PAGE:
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    Middle East
     Dec 7, 2012

Assad faces life or death choice
By Victor Kotsev

Amid significant rebel advances and indications that a partition of Syria might happen in the next months, the government army reportedly readied chemical weapons for use last week. The United States and the North Atlantic Treaty Organization (NATO) alliance responded with harsh warnings and by approving the move of multiple Patriot missile batteries to southern Turkey, something that could further tip the balance in the country. The Syrian civil war seems to have entered a critical phase, with President Bashar al-Assad facing the choice of either stepping down or fighting to the end, by all means available.

To be fair, there are no specific indications that the Syrian government intends to use weapons of mass destruction against its own citizens, and its spokespeople vehemently denied on


Monday any such possibility. These weapons could play different roles in several scenarios, including as a bargaining chip for Assad on his way out of the country, a deterrent against foreign intervention, or a way to cover his potential withdrawal to a rump state centered around territories inhabited by his Alawite sect.

Some reports claim that Assad is exploring the possibility of seeking political asylum in Latin American countries such as Cuba, Venezuela or Ecuador. Though the Syrian president has denied any such intention and has vowed to "live and die in Syria", his recent military and diplomatic fortunes have turned more toward dying, and he could be expected to reconsider.

The threat of chemical weapons, on the other hand, could win him a measure of immunity and an offer of more favorable conditions for an exit (of course, only as long as he doesn't use them).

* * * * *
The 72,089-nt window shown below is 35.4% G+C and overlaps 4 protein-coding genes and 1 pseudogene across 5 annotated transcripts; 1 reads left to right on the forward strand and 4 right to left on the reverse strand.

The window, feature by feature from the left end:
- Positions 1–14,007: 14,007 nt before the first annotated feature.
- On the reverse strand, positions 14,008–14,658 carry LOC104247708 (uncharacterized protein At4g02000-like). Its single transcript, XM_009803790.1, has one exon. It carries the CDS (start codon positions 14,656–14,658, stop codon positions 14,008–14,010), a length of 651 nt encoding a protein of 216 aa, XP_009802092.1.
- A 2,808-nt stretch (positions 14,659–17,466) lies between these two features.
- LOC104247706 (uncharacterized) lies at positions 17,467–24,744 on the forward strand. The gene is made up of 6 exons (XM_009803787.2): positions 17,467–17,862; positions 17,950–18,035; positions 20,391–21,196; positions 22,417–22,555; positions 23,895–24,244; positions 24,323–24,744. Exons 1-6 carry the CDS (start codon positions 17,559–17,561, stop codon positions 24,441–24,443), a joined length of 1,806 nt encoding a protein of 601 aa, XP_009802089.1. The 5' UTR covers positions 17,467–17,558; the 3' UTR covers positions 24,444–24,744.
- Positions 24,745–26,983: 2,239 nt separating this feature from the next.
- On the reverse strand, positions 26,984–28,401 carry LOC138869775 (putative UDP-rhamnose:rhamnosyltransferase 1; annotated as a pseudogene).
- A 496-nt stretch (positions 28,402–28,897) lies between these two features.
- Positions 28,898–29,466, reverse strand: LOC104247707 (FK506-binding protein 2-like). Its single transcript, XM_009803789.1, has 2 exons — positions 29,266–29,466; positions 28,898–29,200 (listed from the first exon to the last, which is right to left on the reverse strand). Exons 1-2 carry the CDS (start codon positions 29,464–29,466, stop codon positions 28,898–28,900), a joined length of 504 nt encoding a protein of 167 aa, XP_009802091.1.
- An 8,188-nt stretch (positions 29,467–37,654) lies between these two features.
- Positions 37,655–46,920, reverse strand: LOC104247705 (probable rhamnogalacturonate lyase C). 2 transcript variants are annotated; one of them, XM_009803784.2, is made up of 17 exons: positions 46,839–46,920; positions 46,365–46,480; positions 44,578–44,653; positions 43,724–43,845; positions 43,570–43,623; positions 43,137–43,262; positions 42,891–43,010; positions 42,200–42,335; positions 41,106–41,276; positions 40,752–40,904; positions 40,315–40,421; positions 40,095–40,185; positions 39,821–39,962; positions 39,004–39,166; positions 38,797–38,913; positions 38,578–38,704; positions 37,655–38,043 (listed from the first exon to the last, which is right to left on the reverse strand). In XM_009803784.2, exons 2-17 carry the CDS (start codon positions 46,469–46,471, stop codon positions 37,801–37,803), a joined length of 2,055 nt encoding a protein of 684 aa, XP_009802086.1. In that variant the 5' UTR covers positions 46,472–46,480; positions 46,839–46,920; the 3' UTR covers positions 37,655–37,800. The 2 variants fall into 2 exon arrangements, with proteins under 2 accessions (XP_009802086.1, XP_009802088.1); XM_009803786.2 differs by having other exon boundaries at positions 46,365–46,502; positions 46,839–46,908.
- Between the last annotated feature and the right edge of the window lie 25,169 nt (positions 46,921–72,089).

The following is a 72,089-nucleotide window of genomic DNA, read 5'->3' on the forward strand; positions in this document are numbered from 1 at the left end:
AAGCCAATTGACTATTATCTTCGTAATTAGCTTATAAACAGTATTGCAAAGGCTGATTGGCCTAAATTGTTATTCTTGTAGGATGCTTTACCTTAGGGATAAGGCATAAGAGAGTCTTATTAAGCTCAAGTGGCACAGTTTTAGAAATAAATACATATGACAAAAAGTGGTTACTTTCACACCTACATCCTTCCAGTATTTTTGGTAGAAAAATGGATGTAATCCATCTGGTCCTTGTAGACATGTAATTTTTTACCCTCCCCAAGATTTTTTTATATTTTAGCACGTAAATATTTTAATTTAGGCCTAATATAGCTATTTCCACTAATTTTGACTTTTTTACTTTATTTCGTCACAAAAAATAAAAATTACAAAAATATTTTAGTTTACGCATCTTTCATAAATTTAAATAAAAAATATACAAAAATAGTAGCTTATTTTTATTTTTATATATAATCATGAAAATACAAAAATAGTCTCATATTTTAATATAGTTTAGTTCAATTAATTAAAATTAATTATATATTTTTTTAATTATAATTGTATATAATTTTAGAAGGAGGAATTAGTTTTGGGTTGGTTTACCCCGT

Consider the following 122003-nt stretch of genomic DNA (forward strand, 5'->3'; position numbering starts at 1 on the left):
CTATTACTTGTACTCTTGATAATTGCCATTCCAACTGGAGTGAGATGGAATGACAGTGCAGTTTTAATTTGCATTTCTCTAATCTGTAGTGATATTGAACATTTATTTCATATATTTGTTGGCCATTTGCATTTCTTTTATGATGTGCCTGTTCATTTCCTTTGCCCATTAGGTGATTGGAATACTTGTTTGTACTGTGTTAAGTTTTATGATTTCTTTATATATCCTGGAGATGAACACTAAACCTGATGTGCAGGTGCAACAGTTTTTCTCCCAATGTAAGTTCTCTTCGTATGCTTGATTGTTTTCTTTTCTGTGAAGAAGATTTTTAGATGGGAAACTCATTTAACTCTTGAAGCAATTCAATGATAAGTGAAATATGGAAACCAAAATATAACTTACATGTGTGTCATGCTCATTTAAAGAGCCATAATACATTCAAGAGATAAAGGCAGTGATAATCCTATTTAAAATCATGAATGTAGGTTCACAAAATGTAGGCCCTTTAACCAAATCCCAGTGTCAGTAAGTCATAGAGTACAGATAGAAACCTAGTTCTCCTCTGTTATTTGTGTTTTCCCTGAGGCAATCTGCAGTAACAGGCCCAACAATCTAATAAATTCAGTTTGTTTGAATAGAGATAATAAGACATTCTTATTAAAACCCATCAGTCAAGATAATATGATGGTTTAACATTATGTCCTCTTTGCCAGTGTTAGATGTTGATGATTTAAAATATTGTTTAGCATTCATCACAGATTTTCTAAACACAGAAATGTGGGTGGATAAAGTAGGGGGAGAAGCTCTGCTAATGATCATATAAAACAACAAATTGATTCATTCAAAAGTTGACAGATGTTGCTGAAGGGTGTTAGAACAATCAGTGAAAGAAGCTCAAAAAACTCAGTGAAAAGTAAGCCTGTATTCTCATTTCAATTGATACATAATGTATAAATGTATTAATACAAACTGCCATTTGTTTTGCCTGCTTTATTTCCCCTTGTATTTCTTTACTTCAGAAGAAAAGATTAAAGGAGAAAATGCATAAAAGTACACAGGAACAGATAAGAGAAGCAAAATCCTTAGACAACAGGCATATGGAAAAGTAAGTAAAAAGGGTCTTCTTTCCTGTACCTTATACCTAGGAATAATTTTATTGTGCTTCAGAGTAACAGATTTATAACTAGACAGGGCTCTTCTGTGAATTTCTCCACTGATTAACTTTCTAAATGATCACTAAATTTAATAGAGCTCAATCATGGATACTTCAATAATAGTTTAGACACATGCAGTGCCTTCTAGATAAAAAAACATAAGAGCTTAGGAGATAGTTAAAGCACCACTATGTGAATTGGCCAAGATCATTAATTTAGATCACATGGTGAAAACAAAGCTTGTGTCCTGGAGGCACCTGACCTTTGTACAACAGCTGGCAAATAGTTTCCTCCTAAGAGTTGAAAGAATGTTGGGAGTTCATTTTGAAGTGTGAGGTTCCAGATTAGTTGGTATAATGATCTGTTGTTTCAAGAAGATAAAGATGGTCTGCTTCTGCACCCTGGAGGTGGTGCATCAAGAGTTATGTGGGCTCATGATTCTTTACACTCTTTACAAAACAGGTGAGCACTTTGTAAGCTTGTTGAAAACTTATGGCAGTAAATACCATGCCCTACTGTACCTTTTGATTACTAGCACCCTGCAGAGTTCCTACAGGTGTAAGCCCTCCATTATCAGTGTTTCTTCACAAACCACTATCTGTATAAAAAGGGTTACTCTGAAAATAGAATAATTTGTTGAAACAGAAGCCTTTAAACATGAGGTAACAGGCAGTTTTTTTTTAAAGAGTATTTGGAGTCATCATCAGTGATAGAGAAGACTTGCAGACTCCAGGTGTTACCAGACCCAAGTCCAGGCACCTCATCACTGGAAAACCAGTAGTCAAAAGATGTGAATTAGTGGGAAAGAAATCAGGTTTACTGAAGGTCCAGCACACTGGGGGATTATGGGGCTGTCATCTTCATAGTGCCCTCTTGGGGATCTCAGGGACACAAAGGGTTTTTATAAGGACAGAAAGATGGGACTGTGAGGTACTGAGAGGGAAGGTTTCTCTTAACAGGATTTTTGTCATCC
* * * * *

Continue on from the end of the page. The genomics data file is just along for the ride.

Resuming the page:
Along the same line of thought, the influential intelligence-analysis firm Stratfor speculated that the recent defection of Syrian foreign ministry spokesman Jihad Maqdisi was meant to facilitate "diplomatic efforts to negotiate a safe exit for the family and guarantee the security of Syria's Alawite minority".

Still, there are reasons to worry, as recent statements by US President Barack Obama and other Western leaders indicate.

"The use of chemical weapons is and would be totally unacceptable," said Obama on Monday, rhetorically addressing Assad in an interview with the New York Times. "If you make the tragic mistake of using these weapons, there will be consequences and you will be held accountable." US Secretary of State Hillary Clinton called Assad "desperate" and said this could lead him to use weapons of mass destruction.

Meanwhile, Wired magazine reported that the Syrian army has begun weaponizing sarin gas, a deadly nerve agent. "Physically, they've gotten to the point where they can load it up on a plane and drop it," an unnamed American official told the magazine. [1]

Some unconfirmed reports go as far as to claim that assembled warheads had been moved toward the north of the country, perhaps toward the city of Aleppo. There the situation is particularly bad for Assad: another influential global analysis firm, Oxford Analytica, forecast that "loyalist troops are likely to lose most of their strategic strongholds in the north in coming months, paving the way to the establishment of a largely-contiguous rebel area by mid-2013."